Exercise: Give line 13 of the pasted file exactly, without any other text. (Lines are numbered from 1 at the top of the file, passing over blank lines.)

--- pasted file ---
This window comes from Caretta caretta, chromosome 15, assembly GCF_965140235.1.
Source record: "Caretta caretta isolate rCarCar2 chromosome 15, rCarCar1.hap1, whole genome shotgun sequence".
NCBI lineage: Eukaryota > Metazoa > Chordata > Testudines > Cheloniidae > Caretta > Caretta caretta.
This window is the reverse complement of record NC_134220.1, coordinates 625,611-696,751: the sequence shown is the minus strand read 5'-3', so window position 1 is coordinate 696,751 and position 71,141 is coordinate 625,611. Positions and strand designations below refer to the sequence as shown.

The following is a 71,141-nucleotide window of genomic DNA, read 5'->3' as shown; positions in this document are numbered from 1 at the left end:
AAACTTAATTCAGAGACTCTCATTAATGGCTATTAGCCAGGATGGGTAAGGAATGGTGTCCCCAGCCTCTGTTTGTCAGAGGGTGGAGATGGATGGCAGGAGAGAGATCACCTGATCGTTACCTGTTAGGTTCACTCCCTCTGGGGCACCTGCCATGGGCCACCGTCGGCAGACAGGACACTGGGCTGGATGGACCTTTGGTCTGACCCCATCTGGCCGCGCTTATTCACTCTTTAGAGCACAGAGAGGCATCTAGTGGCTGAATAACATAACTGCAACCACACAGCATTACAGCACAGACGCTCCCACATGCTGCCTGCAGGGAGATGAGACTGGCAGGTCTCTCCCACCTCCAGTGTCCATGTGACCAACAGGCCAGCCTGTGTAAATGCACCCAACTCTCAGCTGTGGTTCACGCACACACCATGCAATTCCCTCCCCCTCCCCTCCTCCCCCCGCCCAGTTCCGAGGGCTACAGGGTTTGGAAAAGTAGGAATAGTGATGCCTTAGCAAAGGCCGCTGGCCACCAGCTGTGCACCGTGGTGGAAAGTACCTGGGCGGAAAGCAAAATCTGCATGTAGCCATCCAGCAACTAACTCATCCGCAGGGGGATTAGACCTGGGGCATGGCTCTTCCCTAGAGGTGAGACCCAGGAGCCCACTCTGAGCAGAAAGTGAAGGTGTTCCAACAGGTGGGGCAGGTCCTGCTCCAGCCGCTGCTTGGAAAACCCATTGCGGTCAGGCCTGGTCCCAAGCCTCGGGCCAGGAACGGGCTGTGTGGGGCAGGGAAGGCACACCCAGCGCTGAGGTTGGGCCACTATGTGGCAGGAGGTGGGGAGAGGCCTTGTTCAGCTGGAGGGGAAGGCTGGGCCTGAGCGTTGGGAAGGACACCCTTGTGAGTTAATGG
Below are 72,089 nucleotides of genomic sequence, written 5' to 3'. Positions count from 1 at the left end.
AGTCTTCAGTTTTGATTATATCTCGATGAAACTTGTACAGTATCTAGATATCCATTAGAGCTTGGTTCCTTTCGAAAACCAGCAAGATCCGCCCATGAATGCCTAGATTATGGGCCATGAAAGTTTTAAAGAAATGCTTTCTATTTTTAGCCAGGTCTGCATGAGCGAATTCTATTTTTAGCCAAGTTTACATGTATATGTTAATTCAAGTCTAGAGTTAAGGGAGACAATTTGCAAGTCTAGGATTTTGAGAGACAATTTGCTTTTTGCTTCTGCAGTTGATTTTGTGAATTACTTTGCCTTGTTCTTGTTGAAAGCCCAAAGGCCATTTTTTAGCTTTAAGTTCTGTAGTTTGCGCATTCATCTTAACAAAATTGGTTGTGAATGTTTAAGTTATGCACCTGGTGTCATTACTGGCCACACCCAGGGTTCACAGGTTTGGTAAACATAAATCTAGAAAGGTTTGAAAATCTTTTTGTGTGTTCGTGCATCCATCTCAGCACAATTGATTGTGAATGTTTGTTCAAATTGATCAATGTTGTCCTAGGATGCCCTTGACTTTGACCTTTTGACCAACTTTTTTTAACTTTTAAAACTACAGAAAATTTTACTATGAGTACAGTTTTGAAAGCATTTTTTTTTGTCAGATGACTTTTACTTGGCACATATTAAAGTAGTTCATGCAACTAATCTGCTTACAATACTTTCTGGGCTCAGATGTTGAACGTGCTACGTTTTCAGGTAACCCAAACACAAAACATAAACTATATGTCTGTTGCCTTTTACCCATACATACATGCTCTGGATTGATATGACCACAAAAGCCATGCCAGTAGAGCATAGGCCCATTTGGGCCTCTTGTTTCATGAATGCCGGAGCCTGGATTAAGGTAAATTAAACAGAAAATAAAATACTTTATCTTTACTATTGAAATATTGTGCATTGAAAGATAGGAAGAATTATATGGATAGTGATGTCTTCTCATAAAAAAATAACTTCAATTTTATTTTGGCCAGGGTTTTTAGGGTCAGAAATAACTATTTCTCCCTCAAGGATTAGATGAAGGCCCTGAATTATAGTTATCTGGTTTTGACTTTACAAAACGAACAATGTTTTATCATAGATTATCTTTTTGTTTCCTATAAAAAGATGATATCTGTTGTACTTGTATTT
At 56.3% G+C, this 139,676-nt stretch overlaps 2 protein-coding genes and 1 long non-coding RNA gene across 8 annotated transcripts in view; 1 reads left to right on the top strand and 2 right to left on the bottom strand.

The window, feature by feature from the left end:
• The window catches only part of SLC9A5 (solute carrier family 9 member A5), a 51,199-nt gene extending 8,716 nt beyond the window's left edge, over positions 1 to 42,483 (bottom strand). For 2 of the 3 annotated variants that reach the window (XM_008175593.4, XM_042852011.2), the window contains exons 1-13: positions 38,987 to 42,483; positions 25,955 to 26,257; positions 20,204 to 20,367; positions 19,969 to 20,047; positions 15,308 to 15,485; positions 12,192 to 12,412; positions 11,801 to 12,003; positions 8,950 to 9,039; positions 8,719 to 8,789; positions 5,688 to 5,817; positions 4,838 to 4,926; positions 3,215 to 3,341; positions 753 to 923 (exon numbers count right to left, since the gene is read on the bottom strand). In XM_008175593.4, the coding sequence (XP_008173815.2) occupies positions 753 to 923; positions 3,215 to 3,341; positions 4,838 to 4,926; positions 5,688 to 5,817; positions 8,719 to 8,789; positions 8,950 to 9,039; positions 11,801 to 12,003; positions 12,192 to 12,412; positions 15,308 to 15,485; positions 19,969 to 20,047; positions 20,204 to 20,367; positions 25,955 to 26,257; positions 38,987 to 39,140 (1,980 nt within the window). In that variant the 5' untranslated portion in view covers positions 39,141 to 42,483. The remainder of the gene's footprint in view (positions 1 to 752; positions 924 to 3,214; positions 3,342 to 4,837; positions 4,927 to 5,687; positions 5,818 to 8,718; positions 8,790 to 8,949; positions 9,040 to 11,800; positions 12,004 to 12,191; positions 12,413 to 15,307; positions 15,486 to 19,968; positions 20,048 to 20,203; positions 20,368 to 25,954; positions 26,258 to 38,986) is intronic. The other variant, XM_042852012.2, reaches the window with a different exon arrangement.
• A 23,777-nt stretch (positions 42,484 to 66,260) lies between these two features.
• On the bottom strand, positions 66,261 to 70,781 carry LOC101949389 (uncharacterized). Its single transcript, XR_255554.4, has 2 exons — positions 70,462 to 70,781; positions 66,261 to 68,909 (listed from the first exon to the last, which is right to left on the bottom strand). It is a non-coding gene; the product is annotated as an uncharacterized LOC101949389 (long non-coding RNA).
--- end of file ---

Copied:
• On the bottom strand, positions 66,261 to 70,781 carry LOC101949389 (uncharacterized). Its single transcript, XR_255554.4, has 2 exons — positions 70,462 to 70,781; positions 66,261 to 68,909 (listed from the first exon to the last, which is right to left on the bottom strand). It is a non-coding gene; the product is annotated as an uncharacterized LOC101949389 (long non-coding RNA).